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Professor Martin Cowie: Perhaps I can ask John McMurray to clarify the situation about diabetes in the EPHESUS study?

Professor John McMurray: As you know the highest risk patients after an infarct are women, the elderly, diabetics and those with either heart failure or left ventricular systolic dysfunction, and those groups overlap enormously. So, for example, if you are diabetic you are much more likely to develop heart failure even if you don’t have a low ejection fraction after infarction. The idea behind EPHESUS, as was the idea behind similar trials of ACE inhibitor and ARB after myocardial infarction, was to identify a high risk subset of patients in whom to test the treatment. EPHESUS simply identified patients as being at very high risk by having a low ejection fraction and evidence of heart failure or diabetes. So even though we are focusing on heart failure today, another route to get into EPHESUS was to have diabetes and a low ejection fraction, as opposed to signs of heart failure. I have not been able to tease out how many patients entered the trial on the basis of having diabetes and low ejection fraction, but without frank heart failure. I think it was probably only a small proportion.

Question: I wonder if John McMurray could say a little about the side effect profile of eplerenone, because in real life spironolactone does cause us problems with hyperkalaemia, renal impairment, and hypotension? Is eplerenone going to be better than that?

Professor McMurray: That is an extremely good point. I think randomised trials may give us a very favourable idea of adverse event profiles. You are correct in pointing out that the experience of spironolactone in the real world has been quite alarming in some ways because it has not been used properly. I am sure if these drugs are used properly, the benefit:risk balance is very much in favour of their use. In terms of the adverse effects you can expect with eplerenone, the adverse event profile is essentially the same as that of spironolactone, with the exception of the oestrogenic type adverse events, so for example in men avoidance of painful gynaecomastia, erectile dysfunction, and so on. In terms of renal dysfunction, hyperkalaemia and so on then you can expect to see the same problems.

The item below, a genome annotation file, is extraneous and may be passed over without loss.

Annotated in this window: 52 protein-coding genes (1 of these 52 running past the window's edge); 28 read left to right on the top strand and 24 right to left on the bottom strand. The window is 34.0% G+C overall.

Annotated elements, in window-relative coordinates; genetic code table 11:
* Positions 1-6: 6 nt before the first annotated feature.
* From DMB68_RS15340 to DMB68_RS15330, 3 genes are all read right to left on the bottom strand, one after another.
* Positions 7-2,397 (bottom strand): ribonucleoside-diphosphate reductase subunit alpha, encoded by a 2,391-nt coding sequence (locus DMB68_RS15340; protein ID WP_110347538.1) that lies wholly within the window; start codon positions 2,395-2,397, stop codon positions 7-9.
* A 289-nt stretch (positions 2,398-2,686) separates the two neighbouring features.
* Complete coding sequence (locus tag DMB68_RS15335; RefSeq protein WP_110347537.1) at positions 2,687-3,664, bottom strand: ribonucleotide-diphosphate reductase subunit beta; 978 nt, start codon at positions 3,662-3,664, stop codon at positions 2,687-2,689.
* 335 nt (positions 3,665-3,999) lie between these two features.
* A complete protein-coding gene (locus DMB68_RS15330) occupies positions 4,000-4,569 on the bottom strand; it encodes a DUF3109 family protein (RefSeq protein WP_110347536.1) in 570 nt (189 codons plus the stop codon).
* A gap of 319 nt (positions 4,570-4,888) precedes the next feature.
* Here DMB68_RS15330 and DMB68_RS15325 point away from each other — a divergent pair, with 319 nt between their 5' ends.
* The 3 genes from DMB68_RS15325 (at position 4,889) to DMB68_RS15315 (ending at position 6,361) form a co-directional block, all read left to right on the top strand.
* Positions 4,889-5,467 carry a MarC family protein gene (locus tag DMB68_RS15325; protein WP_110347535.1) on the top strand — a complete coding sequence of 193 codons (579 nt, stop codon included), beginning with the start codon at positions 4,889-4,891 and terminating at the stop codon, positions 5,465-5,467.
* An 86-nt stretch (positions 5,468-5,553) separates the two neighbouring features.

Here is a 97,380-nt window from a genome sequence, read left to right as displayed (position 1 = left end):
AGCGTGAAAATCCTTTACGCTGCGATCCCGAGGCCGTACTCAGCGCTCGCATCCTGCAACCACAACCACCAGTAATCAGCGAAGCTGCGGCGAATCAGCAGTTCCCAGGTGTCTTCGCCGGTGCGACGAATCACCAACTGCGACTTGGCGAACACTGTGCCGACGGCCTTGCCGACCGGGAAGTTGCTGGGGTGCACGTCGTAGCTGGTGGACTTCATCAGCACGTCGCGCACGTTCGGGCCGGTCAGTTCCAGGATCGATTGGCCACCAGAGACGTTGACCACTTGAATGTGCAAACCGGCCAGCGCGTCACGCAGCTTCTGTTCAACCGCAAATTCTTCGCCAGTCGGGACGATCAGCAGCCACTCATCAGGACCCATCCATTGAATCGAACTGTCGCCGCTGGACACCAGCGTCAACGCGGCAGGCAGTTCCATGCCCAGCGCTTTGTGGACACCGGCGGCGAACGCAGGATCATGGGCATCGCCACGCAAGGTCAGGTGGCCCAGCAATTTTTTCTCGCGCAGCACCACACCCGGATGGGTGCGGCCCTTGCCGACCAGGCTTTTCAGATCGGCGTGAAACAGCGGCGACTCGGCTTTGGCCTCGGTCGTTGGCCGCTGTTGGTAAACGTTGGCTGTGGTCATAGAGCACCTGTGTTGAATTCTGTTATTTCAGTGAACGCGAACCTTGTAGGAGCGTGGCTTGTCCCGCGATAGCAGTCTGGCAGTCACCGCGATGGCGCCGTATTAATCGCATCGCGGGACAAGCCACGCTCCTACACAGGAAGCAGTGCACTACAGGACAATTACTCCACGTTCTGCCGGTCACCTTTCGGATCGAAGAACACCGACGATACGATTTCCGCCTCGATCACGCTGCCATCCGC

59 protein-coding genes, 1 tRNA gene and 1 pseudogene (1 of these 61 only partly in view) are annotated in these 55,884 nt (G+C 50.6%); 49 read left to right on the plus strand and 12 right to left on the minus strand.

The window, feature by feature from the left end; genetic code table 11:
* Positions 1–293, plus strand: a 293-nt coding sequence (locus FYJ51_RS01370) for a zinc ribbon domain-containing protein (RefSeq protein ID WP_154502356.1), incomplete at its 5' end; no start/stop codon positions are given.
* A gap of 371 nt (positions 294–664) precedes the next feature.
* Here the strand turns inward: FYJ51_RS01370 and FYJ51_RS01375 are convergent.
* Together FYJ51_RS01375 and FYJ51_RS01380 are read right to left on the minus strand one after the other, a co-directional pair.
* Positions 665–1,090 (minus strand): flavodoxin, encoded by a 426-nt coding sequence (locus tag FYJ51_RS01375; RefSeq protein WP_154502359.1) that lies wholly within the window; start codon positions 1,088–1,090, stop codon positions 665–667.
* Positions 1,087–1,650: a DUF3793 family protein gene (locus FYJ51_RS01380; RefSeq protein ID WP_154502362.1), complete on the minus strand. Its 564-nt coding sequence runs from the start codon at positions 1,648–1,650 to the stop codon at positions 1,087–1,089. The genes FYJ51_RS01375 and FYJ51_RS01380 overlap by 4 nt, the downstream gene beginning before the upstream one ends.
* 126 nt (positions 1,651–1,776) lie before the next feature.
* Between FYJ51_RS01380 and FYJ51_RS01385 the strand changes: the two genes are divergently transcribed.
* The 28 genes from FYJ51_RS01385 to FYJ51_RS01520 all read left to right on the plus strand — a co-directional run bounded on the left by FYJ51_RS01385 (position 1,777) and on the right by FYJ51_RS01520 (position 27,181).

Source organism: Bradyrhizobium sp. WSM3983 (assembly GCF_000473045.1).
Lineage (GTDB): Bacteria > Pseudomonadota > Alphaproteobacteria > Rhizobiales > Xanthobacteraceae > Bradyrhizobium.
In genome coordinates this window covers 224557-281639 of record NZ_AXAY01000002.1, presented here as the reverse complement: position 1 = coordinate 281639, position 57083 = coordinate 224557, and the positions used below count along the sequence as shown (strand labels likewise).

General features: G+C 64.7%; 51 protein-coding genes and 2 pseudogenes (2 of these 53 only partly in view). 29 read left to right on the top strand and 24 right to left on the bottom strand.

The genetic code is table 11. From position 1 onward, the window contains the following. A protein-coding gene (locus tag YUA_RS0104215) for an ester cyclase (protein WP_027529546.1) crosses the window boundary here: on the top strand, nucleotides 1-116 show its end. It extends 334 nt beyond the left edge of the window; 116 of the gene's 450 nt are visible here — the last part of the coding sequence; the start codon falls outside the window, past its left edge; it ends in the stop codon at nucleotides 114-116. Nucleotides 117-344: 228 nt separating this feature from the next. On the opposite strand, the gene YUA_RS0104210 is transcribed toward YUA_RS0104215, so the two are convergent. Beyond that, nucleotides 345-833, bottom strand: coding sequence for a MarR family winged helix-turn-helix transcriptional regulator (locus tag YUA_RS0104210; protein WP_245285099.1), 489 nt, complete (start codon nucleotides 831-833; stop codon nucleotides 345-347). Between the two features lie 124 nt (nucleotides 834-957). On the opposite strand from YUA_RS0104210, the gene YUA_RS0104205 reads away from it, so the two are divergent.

Professor John Cleland: I wonder how many people have in place an infrastructure that allows them to follow their patients as they were followed in the ACE inhibitor, β blocker or aldosterone antagonist trials. We only know that these treatments are safe and effective when administered in the way that they were administered in the clinical trials. Until recently, I think we have not been paying attention to the care that was taken in the clinical trials to deliver the treatment. I think the situation may now be improving, but we have a tremendous way to go to put in place the infrastructure that allows proper organised care. In our own area we spend £15 million per year on “disorganised” care for heart failure and about £100 000 on organised care, so something has got to change!

Professor Cowie: On a slightly more positive note, we have made a lot of progress with β blockade in chronic heart failure, which also needs very careful introduction, and monitoring, so we have a precedent, but I agree with your point.

Professor Cowie: Dr McDonagh, could you comment on the British Society of Heart Failure’s current endeavours to find something measurable to collect data on heart failure care across the country, as Professor Pearson has challenged us to do?

Dr Theresa McDonagh: This is much more difficult in heart failure than for myocardial infarction. In the BSHF we have tried to address this issue by drafting standards of care for heart failure, against which we can assess care. We hope to publish the standards document in the near future. It provides standards for staffing levels for doctors with an interest in heart failure, and the number of heart failure nurses in hospital or working between hospital and primary care trusts. Additionally, we can look at things like ACE inhibitor and β blocker usage, hospital admissions, and all cause outcome. We have certainly begun this process.

Question: Professor Pearson, you showed one side of the coin, how to promote and sustain best practice. But, of course, one of the barriers to best practice is our failure to stamp out entrenched bad practice. How do you suggest that you could use your methodologies to enable us to do that?

Professor Mike Pearson: So far, at the Royal College of Physicians we have worked on the basis that if we get the data back, we can get people engaged with multidisciplinary meetings and get them to look at their own practice. If they know there is going to be further measurement they at least know that someone is watching. I think we do need to be more proactive in getting into hospitals and helping those who have difficulties. One of the things that the Health Foundation is looking for in its research bids at the moment is new interventions to get into hospital, and we are looking at a number of possible routes including linking management and clinicians together in action plans. Something has to happen, and we need to look again at peer review, which I know the British Cardiac Society has been very keen on.

Question: You have shown us the carrot, but what is the stick?

Professor Pearson: There will be a stick in that all the audit data will ultimately go to the Healthcare Commission; we will not be able to hold it to ourselves. They will have an inspection regime. I am looking at it, however, from a positive professional point of view, trying to lead people forward rather than hitting them with sticks.

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